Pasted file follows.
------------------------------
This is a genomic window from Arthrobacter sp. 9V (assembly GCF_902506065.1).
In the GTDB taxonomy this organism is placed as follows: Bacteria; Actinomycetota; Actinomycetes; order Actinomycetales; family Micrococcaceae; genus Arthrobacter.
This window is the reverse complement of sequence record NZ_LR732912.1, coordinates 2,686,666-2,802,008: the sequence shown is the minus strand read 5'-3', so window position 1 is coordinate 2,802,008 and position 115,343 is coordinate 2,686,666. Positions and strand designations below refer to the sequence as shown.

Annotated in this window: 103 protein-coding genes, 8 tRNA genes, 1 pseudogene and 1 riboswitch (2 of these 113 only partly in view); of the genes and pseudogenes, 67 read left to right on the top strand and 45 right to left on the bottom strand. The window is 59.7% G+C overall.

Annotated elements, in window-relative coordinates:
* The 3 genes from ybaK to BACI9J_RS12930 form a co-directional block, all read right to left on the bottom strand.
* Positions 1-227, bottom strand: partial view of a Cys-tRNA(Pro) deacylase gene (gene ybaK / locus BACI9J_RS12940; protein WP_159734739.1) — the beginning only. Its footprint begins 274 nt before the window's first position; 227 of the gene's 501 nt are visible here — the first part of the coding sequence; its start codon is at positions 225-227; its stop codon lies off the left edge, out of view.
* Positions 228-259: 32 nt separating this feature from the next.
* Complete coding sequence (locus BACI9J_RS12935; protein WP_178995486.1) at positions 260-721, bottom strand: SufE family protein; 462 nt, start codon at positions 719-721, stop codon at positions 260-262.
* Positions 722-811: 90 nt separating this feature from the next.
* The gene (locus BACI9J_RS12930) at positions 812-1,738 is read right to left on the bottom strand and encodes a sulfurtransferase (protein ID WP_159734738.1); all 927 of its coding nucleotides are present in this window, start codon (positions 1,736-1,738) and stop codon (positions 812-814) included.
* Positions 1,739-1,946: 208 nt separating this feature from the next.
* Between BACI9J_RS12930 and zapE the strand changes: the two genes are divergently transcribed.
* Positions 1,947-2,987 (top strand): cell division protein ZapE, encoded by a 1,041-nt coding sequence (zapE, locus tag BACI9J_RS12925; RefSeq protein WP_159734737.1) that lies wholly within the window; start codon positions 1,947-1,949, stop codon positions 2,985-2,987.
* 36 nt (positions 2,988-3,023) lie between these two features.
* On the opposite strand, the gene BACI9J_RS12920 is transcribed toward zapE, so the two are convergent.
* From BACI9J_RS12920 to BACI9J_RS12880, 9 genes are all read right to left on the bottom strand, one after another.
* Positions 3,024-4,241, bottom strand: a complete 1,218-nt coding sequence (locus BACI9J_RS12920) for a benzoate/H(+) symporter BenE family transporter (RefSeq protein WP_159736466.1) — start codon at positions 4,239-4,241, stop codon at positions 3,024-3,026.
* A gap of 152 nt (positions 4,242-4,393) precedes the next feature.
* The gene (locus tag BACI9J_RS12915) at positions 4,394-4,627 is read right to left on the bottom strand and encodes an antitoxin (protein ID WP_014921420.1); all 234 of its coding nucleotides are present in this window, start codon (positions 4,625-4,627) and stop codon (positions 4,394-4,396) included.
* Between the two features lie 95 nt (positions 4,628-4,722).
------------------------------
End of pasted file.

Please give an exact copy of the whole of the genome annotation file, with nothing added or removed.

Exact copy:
This is a genomic window from Arthrobacter sp. 9V (assembly GCF_902506065.1).
In the GTDB taxonomy this organism is placed as follows: Bacteria; Actinomycetota; Actinomycetes; order Actinomycetales; family Micrococcaceae; genus Arthrobacter.
This window is the reverse complement of sequence record NZ_LR732912.1, coordinates 2,686,666-2,802,008: the sequence shown is the minus strand read 5'-3', so window position 1 is coordinate 2,802,008 and position 115,343 is coordinate 2,686,666. Positions and strand designations below refer to the sequence as shown.

Annotated in this window: 103 protein-coding genes, 8 tRNA genes, 1 pseudogene and 1 riboswitch (2 of these 113 only partly in view); of the genes and pseudogenes, 67 read left to right on the top strand and 45 right to left on the bottom strand. The window is 59.7% G+C overall.

Annotated elements, in window-relative coordinates:
* The 3 genes from ybaK to BACI9J_RS12930 form a co-directional block, all read right to left on the bottom strand.
* Positions 1-227, bottom strand: partial view of a Cys-tRNA(Pro) deacylase gene (gene ybaK / locus BACI9J_RS12940; protein WP_159734739.1) — the beginning only. Its footprint begins 274 nt before the window's first position; 227 of the gene's 501 nt are visible here — the first part of the coding sequence; its start codon is at positions 225-227; its stop codon lies off the left edge, out of view.
* Positions 228-259: 32 nt separating this feature from the next.
* Complete coding sequence (locus BACI9J_RS12935; protein WP_178995486.1) at positions 260-721, bottom strand: SufE family protein; 462 nt, start codon at positions 719-721, stop codon at positions 260-262.
* Positions 722-811: 90 nt separating this feature from the next.
* The gene (locus BACI9J_RS12930) at positions 812-1,738 is read right to left on the bottom strand and encodes a sulfurtransferase (protein ID WP_159734738.1); all 927 of its coding nucleotides are present in this window, start codon (positions 1,736-1,738) and stop codon (positions 812-814) included.
* Positions 1,739-1,946: 208 nt separating this feature from the next.
* Between BACI9J_RS12930 and zapE the strand changes: the two genes are divergently transcribed.
* Positions 1,947-2,987 (top strand): cell division protein ZapE, encoded by a 1,041-nt coding sequence (zapE, locus tag BACI9J_RS12925; RefSeq protein WP_159734737.1) that lies wholly within the window; start codon positions 1,947-1,949, stop codon positions 2,985-2,987.
* 36 nt (positions 2,988-3,023) lie between these two features.
* On the opposite strand, the gene BACI9J_RS12920 is transcribed toward zapE, so the two are convergent.
* From BACI9J_RS12920 to BACI9J_RS12880, 9 genes are all read right to left on the bottom strand, one after another.
* Positions 3,024-4,241, bottom strand: a complete 1,218-nt coding sequence (locus BACI9J_RS12920) for a benzoate/H(+) symporter BenE family transporter (RefSeq protein WP_159736466.1) — start codon at positions 4,239-4,241, stop codon at positions 3,024-3,026.
* A gap of 152 nt (positions 4,242-4,393) precedes the next feature.
* The gene (locus tag BACI9J_RS12915) at positions 4,394-4,627 is read right to left on the bottom strand and encodes an antitoxin (protein ID WP_014921420.1); all 234 of its coding nucleotides are present in this window, start codon (positions 4,625-4,627) and stop codon (positions 4,394-4,396) included.
* Between the two features lie 95 nt (positions 4,628-4,722).